In Lesson about mission analysis, we're going to give you some tools, so that you'll be able to assess the risk that you have identified and reduce those risks to as low as reasonably practical.
TRAIL SAFE! is a unique safety training program designed specifically for National Park Service (NPS) Trail Volunteers but is useful to everyone! It's based upon NPS Operational Leadership Training, where the Human Factor of safety is explored. Trail Safe! captures the core learning objectives of the 16 hour Operational Leadership course while allowing volunteers to learn from their own homes on-line.
The Trail Safe! series is found below in eight video lessons, each ranging in length from 18 to 40 minutes long. Viewing the entire eight lesson series will take approximately three hours. Watch them over the course of multiple days, or "binge watch" the entire series in three hours—it's up to you—but please watch them in numeric order from Lesson 1 through Lesson 8.
Welcome to Lesson 4 of Trail Safe, Mission Analysis. In the previous lesson, Lesson 3, we we saw how exposure to threats can lead to accidents. Back in Lesson 2, we saw how designated leaders and functional leaders can help to control threats. Now in this lesson about mission analysis, we're going to give you some tools, so that you'll be able to assess the risk that you have identified and reduce those risks to as low as reasonably practical. ALRP. To do that, let's first review the principles of operational risk management.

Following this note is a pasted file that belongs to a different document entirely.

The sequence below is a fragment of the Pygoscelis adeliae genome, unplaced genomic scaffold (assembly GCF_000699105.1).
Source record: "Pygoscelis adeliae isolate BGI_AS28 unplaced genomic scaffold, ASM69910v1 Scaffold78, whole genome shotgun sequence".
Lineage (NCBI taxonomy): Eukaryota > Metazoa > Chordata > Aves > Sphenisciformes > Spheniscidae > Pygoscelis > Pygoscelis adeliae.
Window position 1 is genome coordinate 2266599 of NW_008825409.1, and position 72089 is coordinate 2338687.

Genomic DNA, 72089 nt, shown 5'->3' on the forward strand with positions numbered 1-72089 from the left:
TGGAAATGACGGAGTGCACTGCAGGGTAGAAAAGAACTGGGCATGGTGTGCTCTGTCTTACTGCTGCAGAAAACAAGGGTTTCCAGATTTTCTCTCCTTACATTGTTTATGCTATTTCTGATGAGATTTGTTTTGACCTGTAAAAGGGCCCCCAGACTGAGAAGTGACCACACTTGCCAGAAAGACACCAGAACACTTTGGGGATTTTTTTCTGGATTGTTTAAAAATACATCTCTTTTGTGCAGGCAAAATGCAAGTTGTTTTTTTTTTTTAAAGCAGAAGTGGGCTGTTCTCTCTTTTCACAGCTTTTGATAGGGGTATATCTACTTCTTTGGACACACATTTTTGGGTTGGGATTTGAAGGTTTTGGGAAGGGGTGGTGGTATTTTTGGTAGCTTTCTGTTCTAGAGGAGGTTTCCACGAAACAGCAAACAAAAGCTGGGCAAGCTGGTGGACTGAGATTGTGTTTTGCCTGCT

Operational risk management is the identification in control of risk according to a set of common factors that we all agree upon. Operational risk management applies to our individual and group activities, our missions out on the trail as well as our off duty activities. The word operational includes any volunteer who contributes to the overall mission of the National Park Service. All volunteer trail jobs, tasks, and projects have different levels of risk, but all have risks. Managing risk means we eliminate, reduce, or manage threats that can lead to accidents.
There are four key principles to operational risk management. The first is to accept no unnecessary risk. Unnecessary risk does not contribute any benefit to the situation at hand. Always accomplish your task or project by exposing yourself and other volunteers to risk levels that are as low as reasonably practical. ALRP.
General. All trail types are relevant.
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